Fourth-graders at West Orange Elementary warm up with teaching artist Dawn Dyson-Platero before an arts and sciences dance lesson on weathering and erosion. The lesson is part of a new project funded by the National Science Foundation.
University of California, Irvine, researchers are in the midst of a five-year project to develop and study the effectiveness of a new curriculum designed to help students better learn science through the arts.
The effort, backed by $6.4 million from the National Science Foundation, is targeting eight school districts in Orange County: Irvine Unified, Anaheim City, Capistrano Unified, Orange Unified, Ocean View, Placentia-Yorba Linda Unified, Tustin Unified and Westminster.
“This is on a very broad scale," said Brad Hughes, the project's executive director. Hughes also directs science education and media for UC Irvine's school of biological sciences. "It has not been funded at this level before."
Over the five-year life of the project, which launched in 2013, researchers hope to reach about 21,000 students, many of whom are learning English.
File: A young boy at a Children's Institute facility in Imperial Gardens in Watts puts on his shoes before taking a nap. The program offers a safe haven for children who may live in housing projects known for drug activity and violence.
More federal funds are in the pipeline to help low-income families following President Obama's signing of the Child Care Development Block Grant reauthorization on Wednesday.
The $5.3 billion program funded child care for about 1.5 million children last year. Child care agencies and organizations that receive grants out of the appropriation also provide training, professional development and quality-improvement services to those in the field.
California received $542 million of this funding in fiscal year 2012, the latest numbers available from the state Department of Education.
Kris Perry, executive director of the First Five Years Fund national advocacy group, applauded Congress and the president for the reauthorization. She called it a “hopeful indicator” of bipartisan commitment to funding more early education programs.
File: A student graduating from a Green Dot charter high school. Public Advocates, a civil rights group, said it found charter schools violate the state's guarantee of a free public education when they require parents to volunteer.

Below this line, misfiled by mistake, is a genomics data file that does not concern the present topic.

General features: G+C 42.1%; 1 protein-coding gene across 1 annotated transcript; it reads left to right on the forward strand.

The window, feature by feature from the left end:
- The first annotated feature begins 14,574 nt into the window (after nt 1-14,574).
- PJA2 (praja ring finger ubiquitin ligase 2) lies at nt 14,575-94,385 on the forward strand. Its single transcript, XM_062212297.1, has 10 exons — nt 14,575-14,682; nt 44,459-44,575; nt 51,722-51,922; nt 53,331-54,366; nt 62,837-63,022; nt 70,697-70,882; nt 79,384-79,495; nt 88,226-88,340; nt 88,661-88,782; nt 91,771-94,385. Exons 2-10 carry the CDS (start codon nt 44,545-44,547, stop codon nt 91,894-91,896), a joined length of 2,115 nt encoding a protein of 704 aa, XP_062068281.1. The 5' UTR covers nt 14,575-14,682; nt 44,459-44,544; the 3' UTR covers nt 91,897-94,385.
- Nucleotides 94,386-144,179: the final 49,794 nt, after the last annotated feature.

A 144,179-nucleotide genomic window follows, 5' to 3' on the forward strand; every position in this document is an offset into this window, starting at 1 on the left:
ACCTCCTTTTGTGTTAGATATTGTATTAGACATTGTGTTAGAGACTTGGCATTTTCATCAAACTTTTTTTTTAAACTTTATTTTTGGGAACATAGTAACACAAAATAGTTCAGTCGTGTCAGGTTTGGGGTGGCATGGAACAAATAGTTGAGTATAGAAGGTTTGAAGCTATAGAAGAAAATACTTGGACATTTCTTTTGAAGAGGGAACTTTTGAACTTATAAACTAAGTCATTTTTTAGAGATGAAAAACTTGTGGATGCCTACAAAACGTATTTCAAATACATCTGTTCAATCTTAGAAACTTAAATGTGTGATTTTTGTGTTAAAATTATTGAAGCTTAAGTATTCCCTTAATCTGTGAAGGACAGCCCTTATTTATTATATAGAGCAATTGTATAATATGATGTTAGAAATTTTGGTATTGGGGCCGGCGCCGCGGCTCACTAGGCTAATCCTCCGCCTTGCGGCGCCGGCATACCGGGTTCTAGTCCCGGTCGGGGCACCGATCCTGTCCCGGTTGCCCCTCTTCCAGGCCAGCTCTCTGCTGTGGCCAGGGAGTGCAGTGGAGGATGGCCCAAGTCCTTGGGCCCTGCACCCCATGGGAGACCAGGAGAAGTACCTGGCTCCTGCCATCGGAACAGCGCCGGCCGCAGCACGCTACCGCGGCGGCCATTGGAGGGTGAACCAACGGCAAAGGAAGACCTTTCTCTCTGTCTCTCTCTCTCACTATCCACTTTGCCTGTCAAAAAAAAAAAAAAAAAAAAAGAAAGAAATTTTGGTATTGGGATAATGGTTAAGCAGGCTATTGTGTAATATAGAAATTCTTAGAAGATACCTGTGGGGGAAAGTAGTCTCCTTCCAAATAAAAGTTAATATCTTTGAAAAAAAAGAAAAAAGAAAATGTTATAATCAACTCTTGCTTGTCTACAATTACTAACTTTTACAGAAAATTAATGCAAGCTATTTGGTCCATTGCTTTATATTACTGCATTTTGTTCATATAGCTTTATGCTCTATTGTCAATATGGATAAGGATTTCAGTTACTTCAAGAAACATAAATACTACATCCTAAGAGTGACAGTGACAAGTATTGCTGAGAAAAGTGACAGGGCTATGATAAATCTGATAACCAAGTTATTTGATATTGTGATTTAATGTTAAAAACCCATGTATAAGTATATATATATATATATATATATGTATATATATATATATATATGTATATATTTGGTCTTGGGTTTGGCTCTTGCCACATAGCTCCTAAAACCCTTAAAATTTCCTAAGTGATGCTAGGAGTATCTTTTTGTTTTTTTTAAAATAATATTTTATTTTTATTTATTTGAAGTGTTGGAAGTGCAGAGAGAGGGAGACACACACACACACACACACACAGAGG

Policies of nearly a third of California charter schools reviewed by a civil rights group violate the state’s free public education guarantee by requiring parents to volunteer up to 40 hours each school year, according to a report released Thursday.
If parents can’t volunteer the hours, Public Advocates lawyer Hilary Hammell said, some charter schools demand parents either pay about $25 for each hour they can’t volunteer or donate learning supplies to the school.
“It’s a nice idea that parents should volunteer and we certainly support that, but it crosses the line when it becomes, basically, a form of tuition,” Hammell said.
The volunteer requirement, she said, discourages many parents from enrolling their children in the publicly funded charter schools.
Hammell said there are many kinds of barriers to volunteering: parents may work several jobs, are undocumented but need to pass a background check to volunteer in the schools, or care for young children or elderly relatives.
Inglewood Unified school trustee Don Brann came under harsh criticism Wednesday night for his remarks to KPCC expressing concerns for his safety in the city.
Inglewood Unified School District teachers, staff, and parents blasted schools trustee Don Brann Wednesday night at the first public meeting following his remarks that he felt unsafe in the city.
“Dr. Brann, I’ve been really, really angry this past month or so. What have we done to make you scared of us?” asked 6th-grade teacher Aba Ngissah during public comments at the monthly board of education meeting.
Brann serves as the school board in his capacity as trustee. He was appointed to the position by recently reelected state schools superintendent Tom Torlakson after the state took control of the failing school district two years ago.
In an interview with KPCC in September, Brann justified his $135,000 security detail by saying he didn’t feel safe in Inglewood. The city's population is mostly black and Latino.
FREDERIC J. BROWN/AFP/Getty Images
The LAUSD inspector general's report on the trouble-prone student data system called MiSiS calls for an outside party to monitor the work of district software developers.
Most of the Los Angeles Unified campuses surveyed are struggling to print report cards, submit accurate college transcripts and even determine how many students attend the school, says a new report released Wednesday by the district inspector general.
The scathing review called the district's student data software development and its rollout "grossly inadequate" and recommended that administrators bring in an outside party to double-check the developers' work, as is the industry's standard practice.
Despite the system's significant problems, Inspector General Ken Bramlett said he's confident the district is capable of reviving its software called MiSiS, or My Integrated Student Information System.
"The district is doing everything they can to correct it and also make sure it doesn't happen again," Bramlett said.